• Sunday, July 14, 2024
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Righting the wrong on political pensions and unearned emoluments

Lagos State House of Assembly

The Lagos State House of Assembly (LSHA) jumped ahead of the pack on Sunday, December 8th 2019 to defend its law on pensions and payments for former state officials. Spokesperson Tunde Braimoh swore that the LSHA would not review the law as Zamfara State did nor would it listen to court judgements on the matter. He based their defiance on the alleged legal independence of state assemblies to “make laws that are in tune with the yearnings and dynamics of their society”.

The LSHA statement brings to the front burner the vexed matter of legislation that rewards former public officials with unearned remuneration. The payments are in reality higher than the earnings of current occupants of the office who citizens employed for that purpose. Lagos State stands out for provisions for former officials that are wasteful and obscene. It places a considerable burden on the resources of the state. The responsibility would grow exponentially as more officers join the ranks of ex-this and ex-that.

Lagos State provides two houses each to former Governors and their deputies, one in Lagos and the other in the federal capital territory. Each of the officers gets six new cars every three years or two cars every year. The rewards or awards include earning the same basic salary as the serving governor. They receive free healthcare for themselves and their families, with no indication of any ceiling to the number of such family members.

The allowances are mind-boggling. They include a furniture allowance of 300 percent of their annual basic salary, currently translating to N23.3m annually. There is a house maintenance allowance of ten percent of basic; utility allowance of 20 percent of basic; car maintenance allowance of 30 percent of basic and entertainment allowance of 10 per cent. Their assistants would earn 25 percent of the governor’s annual basic salary. The governors would be entitled to eight police officers and two officials of the DSS for security.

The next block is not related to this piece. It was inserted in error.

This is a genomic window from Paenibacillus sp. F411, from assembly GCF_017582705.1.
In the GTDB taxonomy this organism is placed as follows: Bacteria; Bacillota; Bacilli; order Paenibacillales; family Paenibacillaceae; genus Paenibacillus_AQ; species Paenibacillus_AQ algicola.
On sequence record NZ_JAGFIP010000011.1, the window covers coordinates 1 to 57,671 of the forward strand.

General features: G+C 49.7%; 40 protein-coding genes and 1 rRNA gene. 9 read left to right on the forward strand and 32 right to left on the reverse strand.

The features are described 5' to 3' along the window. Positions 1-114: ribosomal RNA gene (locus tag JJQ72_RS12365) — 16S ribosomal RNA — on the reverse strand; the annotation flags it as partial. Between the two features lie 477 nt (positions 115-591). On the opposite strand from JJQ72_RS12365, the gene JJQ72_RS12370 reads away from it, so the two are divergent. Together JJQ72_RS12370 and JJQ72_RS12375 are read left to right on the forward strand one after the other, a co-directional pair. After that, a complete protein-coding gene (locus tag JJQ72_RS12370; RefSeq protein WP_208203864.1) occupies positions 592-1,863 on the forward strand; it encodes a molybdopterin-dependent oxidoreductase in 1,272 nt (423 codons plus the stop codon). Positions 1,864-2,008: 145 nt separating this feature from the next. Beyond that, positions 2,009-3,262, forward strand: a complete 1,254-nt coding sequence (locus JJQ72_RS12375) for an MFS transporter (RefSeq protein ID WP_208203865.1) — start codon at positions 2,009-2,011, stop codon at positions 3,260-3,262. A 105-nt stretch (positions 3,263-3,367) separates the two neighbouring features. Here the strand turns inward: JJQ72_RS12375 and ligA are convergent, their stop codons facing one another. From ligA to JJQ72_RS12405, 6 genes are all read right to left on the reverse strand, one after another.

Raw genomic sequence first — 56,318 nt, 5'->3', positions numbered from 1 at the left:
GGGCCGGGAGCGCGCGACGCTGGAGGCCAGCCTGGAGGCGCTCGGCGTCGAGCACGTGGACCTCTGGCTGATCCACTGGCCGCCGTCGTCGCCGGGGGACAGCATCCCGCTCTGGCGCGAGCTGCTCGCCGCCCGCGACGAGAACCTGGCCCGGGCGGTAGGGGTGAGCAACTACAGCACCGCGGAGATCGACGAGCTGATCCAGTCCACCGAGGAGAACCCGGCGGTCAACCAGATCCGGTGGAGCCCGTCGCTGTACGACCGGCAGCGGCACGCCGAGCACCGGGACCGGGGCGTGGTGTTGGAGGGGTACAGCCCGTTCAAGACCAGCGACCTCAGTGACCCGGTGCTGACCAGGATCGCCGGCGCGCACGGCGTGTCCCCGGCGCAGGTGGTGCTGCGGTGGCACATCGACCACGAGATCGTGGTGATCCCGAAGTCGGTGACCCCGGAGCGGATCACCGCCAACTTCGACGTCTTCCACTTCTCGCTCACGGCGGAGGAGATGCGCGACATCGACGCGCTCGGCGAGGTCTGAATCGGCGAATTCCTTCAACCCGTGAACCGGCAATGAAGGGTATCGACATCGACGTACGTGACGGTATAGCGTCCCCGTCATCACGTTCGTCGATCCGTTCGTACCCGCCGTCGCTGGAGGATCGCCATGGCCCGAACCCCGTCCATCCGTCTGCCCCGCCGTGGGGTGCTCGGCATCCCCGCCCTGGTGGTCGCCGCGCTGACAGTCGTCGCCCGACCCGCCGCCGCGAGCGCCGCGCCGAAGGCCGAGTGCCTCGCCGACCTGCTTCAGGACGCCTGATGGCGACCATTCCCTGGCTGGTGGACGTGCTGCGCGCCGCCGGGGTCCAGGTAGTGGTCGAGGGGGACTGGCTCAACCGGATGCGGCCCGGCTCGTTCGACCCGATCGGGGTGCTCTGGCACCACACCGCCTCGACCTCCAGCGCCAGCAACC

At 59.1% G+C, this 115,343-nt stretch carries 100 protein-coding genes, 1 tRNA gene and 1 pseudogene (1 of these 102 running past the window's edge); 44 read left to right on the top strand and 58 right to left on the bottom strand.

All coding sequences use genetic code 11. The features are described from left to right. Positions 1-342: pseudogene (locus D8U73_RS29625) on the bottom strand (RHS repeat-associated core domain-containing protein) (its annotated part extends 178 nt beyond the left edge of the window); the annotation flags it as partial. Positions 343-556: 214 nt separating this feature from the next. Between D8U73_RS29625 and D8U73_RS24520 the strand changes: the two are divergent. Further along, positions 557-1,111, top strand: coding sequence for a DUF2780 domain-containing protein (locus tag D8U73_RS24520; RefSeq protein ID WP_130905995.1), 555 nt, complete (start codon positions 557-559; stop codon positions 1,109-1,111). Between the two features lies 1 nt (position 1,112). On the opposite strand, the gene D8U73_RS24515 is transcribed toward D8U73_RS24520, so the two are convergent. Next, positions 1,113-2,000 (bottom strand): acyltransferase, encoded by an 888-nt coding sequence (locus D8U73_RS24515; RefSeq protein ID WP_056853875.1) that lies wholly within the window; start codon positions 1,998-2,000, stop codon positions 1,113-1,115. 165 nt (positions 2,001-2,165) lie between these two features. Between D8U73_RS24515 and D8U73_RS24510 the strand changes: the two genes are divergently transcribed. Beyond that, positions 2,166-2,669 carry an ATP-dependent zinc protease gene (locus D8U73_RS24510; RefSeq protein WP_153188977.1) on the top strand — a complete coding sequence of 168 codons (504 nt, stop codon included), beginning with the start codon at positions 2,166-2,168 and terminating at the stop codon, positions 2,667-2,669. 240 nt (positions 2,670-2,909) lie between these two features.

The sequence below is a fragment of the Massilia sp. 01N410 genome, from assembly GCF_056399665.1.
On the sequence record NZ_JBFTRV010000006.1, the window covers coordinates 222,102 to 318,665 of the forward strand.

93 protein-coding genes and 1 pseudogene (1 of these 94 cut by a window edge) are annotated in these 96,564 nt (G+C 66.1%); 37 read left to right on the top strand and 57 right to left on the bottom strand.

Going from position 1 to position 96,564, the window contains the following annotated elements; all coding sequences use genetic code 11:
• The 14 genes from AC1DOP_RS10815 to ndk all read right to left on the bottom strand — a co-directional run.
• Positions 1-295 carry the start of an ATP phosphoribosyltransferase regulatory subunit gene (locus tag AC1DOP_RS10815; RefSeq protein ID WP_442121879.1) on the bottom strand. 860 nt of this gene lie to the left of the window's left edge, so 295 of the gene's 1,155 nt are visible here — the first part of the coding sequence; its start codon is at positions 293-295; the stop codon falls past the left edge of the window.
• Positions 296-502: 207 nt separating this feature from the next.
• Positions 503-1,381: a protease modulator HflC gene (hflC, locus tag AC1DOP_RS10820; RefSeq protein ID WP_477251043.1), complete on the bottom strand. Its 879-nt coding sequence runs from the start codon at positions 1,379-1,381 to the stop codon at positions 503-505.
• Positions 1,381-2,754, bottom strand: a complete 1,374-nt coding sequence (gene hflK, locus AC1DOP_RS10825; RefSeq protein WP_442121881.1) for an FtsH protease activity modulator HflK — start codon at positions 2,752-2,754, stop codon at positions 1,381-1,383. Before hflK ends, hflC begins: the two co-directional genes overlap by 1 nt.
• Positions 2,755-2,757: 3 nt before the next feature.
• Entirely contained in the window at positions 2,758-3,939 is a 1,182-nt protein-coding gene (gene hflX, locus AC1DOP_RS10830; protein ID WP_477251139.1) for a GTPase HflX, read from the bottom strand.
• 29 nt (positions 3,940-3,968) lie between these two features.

It is instructive that assemblyman Braimoh mounted this defence two days after the burial of Brig General Mobolaji Johnson, the first governor of Lagos State. Johnson ruled for eight years, built a solid foundation of prudence, vision and project execution for Lagos State but did not build any personal house or take a hefty “pension” from the state. Johnson’s sacrificial leadership and that of leaders like Lateef Kayode Jakande laid the foundation for the success of Lagos State in addition to an over-abundance of resources.

Most authorities agree with Wikipedia that “A pension is a fund into which a sum of money is added during an employee’s employment years and from which payments are drawn to support the person’s retirement from work in the form of periodic payments”. Common types of pensions are “defined benefits” and “defined contribution” plan. With the 2014 pension reforms, Nigeria moved to a contributory pension scheme whereby employees and their employers contribute to a pool of funds. The pensions awarded to former public officials are defined benefits with no contribution element. Pensions are usually also paid for lifetime employment of an average of 35 years, not for political appointments of eight short years.

Greed is the actuating principle behind the pensions. It builds on irrationality. Why would a former employee, doing nothing to serve the state, earn the same basic salary as the elected official in office? How does one rationalise it? Or explain getting as many allowances as the person in the office?

Forty-seven former governors in 21 states cost their states N37.36 billion in so-called compensations in 2017. There is no justification for paying unearned remuneration to former political officeholders. Lagos State, riding on the hubris of its alleged financial strength, is also the most indebted state in Nigeria, owing $1.45 billion in foreign debts and N542.3 billion in domestic obligations.

The so-called pension payments to former governors are wrong on several counts. They are also immoral, insensitive and reek of sleaze and greed. Those who passed them lack vision, compassion and care for the common good.

BusinessDay calls on the states to follow the example of Zamfara State and the injunctions of the judiciary to repeal these repellent pension acts. They do not make economic sense, nor can they stand the test of political or civic morality. Do away with them now.